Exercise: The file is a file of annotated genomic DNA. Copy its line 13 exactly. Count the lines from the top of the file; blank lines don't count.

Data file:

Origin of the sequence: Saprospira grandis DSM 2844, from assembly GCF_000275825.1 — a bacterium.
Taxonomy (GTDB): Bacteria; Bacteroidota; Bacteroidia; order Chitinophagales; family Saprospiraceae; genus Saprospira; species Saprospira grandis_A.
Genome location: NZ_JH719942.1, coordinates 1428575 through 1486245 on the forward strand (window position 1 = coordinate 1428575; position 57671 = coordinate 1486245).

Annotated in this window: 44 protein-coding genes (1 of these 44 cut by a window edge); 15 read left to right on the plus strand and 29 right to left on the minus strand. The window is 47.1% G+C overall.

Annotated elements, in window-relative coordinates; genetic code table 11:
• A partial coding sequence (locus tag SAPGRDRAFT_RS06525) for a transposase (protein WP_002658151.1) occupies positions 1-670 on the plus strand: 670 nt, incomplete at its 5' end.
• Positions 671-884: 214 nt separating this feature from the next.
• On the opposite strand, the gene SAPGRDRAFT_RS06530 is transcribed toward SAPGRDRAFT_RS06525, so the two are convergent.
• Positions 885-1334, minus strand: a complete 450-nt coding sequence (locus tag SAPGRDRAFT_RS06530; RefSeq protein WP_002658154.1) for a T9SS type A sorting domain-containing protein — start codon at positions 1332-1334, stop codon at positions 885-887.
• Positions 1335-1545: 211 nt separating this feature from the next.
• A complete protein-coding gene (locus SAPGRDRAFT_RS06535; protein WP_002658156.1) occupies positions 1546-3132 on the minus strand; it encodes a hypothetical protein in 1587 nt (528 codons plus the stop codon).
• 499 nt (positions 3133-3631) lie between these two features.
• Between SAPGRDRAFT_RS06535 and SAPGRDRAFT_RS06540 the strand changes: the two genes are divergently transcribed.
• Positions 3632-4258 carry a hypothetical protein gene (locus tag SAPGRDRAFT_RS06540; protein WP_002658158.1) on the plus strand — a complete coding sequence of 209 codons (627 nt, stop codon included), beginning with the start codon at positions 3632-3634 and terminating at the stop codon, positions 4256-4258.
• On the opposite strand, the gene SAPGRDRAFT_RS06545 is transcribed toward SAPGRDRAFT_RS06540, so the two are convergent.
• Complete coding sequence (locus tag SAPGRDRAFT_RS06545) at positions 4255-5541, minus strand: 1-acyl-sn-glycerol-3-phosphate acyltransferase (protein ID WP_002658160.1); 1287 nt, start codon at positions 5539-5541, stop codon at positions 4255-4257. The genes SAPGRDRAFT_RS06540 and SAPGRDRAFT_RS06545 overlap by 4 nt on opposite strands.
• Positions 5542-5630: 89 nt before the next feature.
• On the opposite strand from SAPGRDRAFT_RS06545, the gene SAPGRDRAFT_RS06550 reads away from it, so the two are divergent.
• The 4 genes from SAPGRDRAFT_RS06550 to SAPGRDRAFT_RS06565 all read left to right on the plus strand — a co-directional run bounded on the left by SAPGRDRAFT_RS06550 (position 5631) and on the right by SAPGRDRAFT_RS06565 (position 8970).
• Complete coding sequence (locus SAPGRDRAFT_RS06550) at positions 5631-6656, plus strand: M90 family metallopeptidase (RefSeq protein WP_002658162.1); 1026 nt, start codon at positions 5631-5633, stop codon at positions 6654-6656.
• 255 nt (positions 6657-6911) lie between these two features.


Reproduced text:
• Between SAPGRDRAFT_RS06535 and SAPGRDRAFT_RS06540 the strand changes: the two genes are divergently transcribed.